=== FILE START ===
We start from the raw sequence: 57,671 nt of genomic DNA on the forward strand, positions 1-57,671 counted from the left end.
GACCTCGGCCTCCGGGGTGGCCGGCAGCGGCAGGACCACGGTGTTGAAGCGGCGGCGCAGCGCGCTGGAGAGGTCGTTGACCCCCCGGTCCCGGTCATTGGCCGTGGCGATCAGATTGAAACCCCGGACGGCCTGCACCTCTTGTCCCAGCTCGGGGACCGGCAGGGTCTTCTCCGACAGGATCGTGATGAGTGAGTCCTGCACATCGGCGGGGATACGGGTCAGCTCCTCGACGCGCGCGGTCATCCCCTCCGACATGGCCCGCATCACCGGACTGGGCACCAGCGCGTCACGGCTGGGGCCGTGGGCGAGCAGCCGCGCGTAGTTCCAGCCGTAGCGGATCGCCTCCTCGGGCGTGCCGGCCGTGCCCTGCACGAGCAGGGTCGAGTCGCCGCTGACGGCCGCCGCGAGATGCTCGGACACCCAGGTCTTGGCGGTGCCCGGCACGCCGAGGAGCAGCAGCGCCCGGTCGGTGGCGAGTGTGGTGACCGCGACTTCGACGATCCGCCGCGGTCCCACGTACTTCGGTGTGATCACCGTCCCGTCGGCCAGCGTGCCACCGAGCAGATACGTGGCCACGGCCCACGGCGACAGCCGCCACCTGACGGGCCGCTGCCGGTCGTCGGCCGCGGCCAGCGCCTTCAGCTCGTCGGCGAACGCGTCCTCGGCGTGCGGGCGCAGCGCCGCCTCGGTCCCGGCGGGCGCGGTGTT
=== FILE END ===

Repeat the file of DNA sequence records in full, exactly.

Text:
We start from the raw sequence: 57,671 nt of genomic DNA on the forward strand, positions 1-57,671 counted from the left end.
GACCTCGGCCTCCGGGGTGGCCGGCAGCGGCAGGACCACGGTGTTGAAGCGGCGGCGCAGCGCGCTGGAGAGGTCGTTGACCCCCCGGTCCCGGTCATTGGCCGTGGCGATCAGATTGAAACCCCGGACGGCCTGCACCTCTTGTCCCAGCTCGGGGACCGGCAGGGTCTTCTCCGACAGGATCGTGATGAGTGAGTCCTGCACATCGGCGGGGATACGGGTCAGCTCCTCGACGCGCGCGGTCATCCCCTCCGACATGGCCCGCATCACCGGACTGGGCACCAGCGCGTCACGGCTGGGGCCGTGGGCGAGCAGCCGCGCGTAGTTCCAGCCGTAGCGGATCGCCTCCTCGGGCGTGCCGGCCGTGCCCTGCACGAGCAGGGTCGAGTCGCCGCTGACGGCCGCCGCGAGATGCTCGGACACCCAGGTCTTGGCGGTGCCCGGCACGCCGAGGAGCAGCAGCGCCCGGTCGGTGGCGAGTGTGGTGACCGCGACTTCGACGATCCGCCGCGGTCCCACGTACTTCGGTGTGATCACCGTCCCGTCGGCCAGCGTGCCACCGAGCAGATACGTGGCCACGGCCCACGGCGACAGCCGCCACCTGACGGGCCGCTGCCGGTCGTCGGCCGCGGCCAGCGCCTTCAGCTCGTCGGCGAACGCGTCCTCGGCGTGCGGGCGCAGCGCCGCCTCGGTCCCGGCGGGCGCGGTGTT